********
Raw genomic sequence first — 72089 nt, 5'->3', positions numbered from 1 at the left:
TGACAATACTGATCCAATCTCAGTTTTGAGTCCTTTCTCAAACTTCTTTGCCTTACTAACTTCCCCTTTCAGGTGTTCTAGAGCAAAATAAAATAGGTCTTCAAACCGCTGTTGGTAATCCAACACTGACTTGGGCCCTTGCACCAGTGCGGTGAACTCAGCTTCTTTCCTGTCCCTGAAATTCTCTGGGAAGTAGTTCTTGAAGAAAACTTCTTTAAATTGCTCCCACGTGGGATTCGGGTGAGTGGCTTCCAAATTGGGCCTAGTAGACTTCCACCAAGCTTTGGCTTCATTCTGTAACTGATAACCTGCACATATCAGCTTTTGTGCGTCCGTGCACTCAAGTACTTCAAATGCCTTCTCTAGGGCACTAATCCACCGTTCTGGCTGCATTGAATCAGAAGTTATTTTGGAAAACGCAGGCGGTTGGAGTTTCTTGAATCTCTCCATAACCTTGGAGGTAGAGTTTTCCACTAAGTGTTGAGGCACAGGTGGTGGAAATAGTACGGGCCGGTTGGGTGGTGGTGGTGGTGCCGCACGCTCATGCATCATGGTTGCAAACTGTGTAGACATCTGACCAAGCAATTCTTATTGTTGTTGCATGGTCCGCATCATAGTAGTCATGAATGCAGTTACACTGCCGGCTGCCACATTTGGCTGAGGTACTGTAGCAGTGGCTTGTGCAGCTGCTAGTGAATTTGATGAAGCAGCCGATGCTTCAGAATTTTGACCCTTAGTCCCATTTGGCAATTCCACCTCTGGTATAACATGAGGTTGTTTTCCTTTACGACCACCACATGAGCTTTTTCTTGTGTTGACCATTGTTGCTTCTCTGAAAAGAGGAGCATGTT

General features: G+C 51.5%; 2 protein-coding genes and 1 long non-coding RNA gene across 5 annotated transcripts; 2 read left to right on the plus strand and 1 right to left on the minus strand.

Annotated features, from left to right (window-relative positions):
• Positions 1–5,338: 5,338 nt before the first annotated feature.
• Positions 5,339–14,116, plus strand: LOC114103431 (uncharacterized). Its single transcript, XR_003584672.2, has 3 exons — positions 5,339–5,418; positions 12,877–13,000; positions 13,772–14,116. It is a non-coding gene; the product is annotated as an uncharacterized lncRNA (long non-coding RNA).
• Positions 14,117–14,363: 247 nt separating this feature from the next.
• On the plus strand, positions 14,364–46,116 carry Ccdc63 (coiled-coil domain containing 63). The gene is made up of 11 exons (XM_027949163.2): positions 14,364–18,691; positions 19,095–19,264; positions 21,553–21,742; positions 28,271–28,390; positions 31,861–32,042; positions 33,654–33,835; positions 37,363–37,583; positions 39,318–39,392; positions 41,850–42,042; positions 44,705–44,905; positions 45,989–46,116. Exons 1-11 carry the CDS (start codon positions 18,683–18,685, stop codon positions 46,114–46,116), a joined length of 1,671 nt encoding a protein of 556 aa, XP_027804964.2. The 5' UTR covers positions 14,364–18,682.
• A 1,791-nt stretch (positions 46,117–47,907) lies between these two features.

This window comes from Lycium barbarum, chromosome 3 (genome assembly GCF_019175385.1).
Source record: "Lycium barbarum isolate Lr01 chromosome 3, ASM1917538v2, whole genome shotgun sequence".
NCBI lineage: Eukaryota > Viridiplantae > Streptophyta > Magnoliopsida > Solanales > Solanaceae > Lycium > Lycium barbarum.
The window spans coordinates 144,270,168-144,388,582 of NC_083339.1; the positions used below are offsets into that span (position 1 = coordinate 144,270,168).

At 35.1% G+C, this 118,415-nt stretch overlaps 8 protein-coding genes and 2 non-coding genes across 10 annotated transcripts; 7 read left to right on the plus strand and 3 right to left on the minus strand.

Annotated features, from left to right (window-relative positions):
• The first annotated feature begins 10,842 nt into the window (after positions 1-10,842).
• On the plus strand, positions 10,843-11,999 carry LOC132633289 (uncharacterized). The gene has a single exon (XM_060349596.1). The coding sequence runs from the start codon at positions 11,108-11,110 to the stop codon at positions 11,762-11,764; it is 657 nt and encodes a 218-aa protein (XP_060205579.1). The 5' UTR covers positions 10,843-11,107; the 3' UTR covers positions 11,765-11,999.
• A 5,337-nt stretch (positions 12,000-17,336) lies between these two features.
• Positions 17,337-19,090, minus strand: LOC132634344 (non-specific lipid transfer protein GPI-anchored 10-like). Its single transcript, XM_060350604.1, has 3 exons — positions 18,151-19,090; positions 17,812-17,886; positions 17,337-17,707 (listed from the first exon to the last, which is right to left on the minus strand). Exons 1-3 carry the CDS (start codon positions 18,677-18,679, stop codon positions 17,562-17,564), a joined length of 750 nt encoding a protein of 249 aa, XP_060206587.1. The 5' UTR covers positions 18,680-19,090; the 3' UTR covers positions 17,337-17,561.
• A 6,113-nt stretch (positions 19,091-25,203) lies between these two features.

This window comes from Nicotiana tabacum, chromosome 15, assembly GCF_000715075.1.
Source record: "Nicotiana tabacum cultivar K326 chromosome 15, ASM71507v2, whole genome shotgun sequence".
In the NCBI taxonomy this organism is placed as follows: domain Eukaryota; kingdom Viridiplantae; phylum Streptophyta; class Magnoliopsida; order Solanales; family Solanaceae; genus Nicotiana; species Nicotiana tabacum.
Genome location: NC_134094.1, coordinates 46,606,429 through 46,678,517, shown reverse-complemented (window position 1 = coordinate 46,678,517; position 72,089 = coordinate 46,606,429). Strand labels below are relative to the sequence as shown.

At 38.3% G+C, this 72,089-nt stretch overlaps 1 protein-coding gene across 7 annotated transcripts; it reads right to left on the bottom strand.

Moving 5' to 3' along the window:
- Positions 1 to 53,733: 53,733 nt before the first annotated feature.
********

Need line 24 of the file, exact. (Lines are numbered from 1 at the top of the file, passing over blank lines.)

Genome location: NC_134094.1, coordinates 46,606,429 through 46,678,517, shown reverse-complemented (window position 1 = coordinate 46,678,517; position 72,089 = coordinate 46,606,429). Strand labels below are relative to the sequence as shown.